att trivas means something like 'to be comfortable, to feel good (somewhere or in doing something)'. It's about how a person feels (like, I feel good in Stockholm).
att gilla and att tycka om both mean 'to like'. (like, I like Stockholm). Possibly gillar is a little more colloquial than tycker om but that difference is minimal, they have the same meaning.
There isn't really an English counterpart to trivas so when we say Jag trivs i Stockholm, you'd be most likely to say 'I like it in Stockholm' in English.
trivas always needs a location or preposition. Jag trivs i Stockholm, Jag trivs här or Jag trivs med mitt jobb. gillar is used with an object Jag gillar Stockholm or clause Jag gillar att vara här 'I like/enjoy being here'.
If find it confusing deciding when to use trivs and trivs med. Could anyone explain?
The verb trivas is generally used to define that the subject is likes a specific state, which could be either implicit (the current state) or explicit. To specify the state you would use a preposition depending on what kind of state you were trying to describe. Some states even go without a preposition at all. (Jag trivs hemma - I like it at home)
When referring to some kind of activity med is generally used Jag trivs med att jobba (I like to work.) Jag trivs med att bo i Stockholm (I like living in Stockholm)
med would also be used when referring to an object: Jag trivs med min bil (I like my car)
...or the company of a person: Jag trivs med dig I like it with you. (Note that Jag trivs i ditt sällskap have the same meaning. (I like it in your company.))
You could use several other prepositions as well to specify the state:
Jag trivs i bastun. - I like it in the sauna.
Jag trivs på jobbet. - I like it at work
Jag trivs under bar himmel. - I like it under the open sky.
Jag trivs till häst - I like it by horse.
Jag trivs framför kameran - I like it in front of the camera.
Hopefully I was able to shed some light on the subject for you. It is all about correctly specifying the state.
I'm struggling to determine the difference between 'trivs' or 'tycker om' and when to use which. Is "I thrive in Stockholm" a good translation of this (as google translate would have me believing)?
While the English word thrive and the Swedish thrivas have a common history, they have eveloved slightly differently in the two languages. To thrive is more about growing in some sence, but att trivas is about having the right conditions.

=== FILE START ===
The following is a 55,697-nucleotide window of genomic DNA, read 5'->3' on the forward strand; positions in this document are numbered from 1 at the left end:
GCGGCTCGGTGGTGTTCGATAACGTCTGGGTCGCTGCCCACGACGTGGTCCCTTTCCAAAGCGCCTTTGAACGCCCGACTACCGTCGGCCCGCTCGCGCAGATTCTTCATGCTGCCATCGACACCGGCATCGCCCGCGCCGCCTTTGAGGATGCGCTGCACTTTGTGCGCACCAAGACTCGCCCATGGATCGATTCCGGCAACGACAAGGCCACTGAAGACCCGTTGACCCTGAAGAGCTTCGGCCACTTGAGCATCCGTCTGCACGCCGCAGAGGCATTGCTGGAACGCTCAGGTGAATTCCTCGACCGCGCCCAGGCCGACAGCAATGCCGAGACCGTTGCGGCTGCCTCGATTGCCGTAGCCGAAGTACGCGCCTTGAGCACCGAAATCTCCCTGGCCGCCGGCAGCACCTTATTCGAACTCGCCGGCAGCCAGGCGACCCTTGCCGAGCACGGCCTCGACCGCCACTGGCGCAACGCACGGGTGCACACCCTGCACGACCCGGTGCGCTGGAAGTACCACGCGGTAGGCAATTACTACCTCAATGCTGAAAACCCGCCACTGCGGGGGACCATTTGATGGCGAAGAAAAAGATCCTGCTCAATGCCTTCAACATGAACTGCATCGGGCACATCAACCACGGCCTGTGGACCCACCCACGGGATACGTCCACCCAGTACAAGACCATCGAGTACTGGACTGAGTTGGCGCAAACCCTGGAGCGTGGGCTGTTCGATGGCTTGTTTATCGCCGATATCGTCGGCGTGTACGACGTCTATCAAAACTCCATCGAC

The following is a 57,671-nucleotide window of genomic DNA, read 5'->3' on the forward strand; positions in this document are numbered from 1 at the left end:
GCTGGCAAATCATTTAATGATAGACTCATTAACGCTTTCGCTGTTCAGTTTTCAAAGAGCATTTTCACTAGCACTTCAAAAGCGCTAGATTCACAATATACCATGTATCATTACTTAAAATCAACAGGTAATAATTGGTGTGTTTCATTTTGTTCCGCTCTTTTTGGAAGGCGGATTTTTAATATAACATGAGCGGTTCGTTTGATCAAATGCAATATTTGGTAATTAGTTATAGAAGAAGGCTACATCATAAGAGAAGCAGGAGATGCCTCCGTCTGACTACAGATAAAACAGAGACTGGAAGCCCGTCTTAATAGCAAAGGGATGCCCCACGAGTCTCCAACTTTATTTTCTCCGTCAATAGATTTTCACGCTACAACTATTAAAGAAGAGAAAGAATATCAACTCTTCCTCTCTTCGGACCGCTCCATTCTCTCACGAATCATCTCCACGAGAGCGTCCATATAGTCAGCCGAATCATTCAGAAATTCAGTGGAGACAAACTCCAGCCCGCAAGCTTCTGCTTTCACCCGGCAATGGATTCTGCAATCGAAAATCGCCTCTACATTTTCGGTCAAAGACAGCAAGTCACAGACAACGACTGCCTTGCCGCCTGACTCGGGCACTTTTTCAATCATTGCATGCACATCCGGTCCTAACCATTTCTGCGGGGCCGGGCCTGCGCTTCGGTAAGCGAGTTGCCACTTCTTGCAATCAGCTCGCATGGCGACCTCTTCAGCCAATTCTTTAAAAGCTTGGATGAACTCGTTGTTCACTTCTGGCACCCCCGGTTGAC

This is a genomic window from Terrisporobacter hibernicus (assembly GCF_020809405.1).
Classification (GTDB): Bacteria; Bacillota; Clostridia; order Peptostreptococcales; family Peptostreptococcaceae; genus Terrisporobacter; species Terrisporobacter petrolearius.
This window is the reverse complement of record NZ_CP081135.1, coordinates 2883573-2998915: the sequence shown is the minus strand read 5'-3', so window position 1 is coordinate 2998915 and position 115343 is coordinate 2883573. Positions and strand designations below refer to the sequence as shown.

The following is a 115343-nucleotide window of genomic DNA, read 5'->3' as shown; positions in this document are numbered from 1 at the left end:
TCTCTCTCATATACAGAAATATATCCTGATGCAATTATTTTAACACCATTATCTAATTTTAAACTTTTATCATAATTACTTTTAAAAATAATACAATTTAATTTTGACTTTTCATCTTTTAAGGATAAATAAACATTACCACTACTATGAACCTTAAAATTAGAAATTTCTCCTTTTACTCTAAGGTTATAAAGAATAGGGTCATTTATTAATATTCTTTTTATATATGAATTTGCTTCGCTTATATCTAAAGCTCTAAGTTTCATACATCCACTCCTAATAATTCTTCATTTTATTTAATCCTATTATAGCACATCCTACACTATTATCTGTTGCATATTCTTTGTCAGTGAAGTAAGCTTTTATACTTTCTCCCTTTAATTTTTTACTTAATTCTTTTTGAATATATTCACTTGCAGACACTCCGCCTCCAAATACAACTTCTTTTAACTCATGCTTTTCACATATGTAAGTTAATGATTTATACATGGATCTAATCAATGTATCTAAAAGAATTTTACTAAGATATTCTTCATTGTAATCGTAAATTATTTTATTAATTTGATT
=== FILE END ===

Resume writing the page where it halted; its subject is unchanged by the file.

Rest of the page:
If speaking about plants "The rhubarb thrives by the downspout." "Rabarbern trivs vid stupröret." has the same essential meaning, since even in Swedish a plant that trivs will thrive. We would not say that a buisiness trivs however, while a buisiness may thrive in English. We could say "Affärerna blomstrar." (Business is flourishing.)
Tycka om is to like something.
Adding to some previous comments, maybe the following could in some mysterious ways help out in terms of understanding trivas better:)
This verb reminds, in both form and meaning, of the English verb to thrive (="prosper, flourish; develop well or vigorously"). And indeed, they're related! Here's some etymology of trivas from our dear friend, the mighty Wiktionary: "Trivas - from Old Swedish þrīvas ("to go forward; to grow; to be strengthened; to be successful"), from Old Norse þrífa, from Proto-Germanic þrībaną. Related to English thrive and thrift."!
Could a native speaker comment on whether "to be content" could be a reasonable translation of "att trivas"? Perhaps not literally - but for me it is a good way to differentiate between "liking" something and the concept of "trivs". Though perhaps a better translation of "to be content" would be "att vara nöjd"? And possible contentedness is too passive a way of looking at it? Maybe "Jag trivs" ="I do well (in)" Anyway, thought I would throw this out there and see what you guys think!
Why isn't 'I like living in Stockholm' an acceptable translation? Or maybe 'I like being in Stockholm?'
I like living in Stockholm would be "Jag gillar att bo i Stockholm" Trivs is more about that you enjoy living in
Is trivs a passive form? If so, what is the active form and does it have a meaning?
Deponent verbs is the word you were looking for ;) Active verbs that are written in passive form (many have a historically passive meaning though are not used that way any longer.)
I always have problems with this verb. Why isn't "I enjoy in Stockholm", without "myself", correct?
But you can say "Enjoy" and nothing else. I think I just found out the meaning of what you say. In Spanish (my mother tongue) you can say, for example, "Enjoy the party!" (¡Disfruta de la fiesta!) or "Enjoy yourself at the party!" (¡Pásatelo bien en la fiesta!). I think in the case of this verb (trivs), it would match with the second example. Am I right?
Hello, please help me understand one thing. I thought, that "s" at the end of a verb means, that the verb is reciprocal. This is not the case, or am I wrong? Is there a bunch of verbs, that have "s" at the end, and they are always used that way?
An "s" at the end of a verb typically means that the verb is in passive form. eg. Huset byggs - The house is (being) built.
When used in conjunction with "Vi" or similar, they can be seen as reciprocal also. Till exempel - "Vi ses" - "We shall see one another", or more idiomatically "See you later!" eller "Vi hörs" etc.
Trivas however is not a passive verb form but rather a deponent verb which is an active verb that (due to historical reasons) is written in a passive form. Hope that helps?
Someone said "att trivas" had no synonym in English. Could someone say if "to thrive" is one? Jag trivas med min bil sounds like: I thrive with my car, which sounds good to my ears.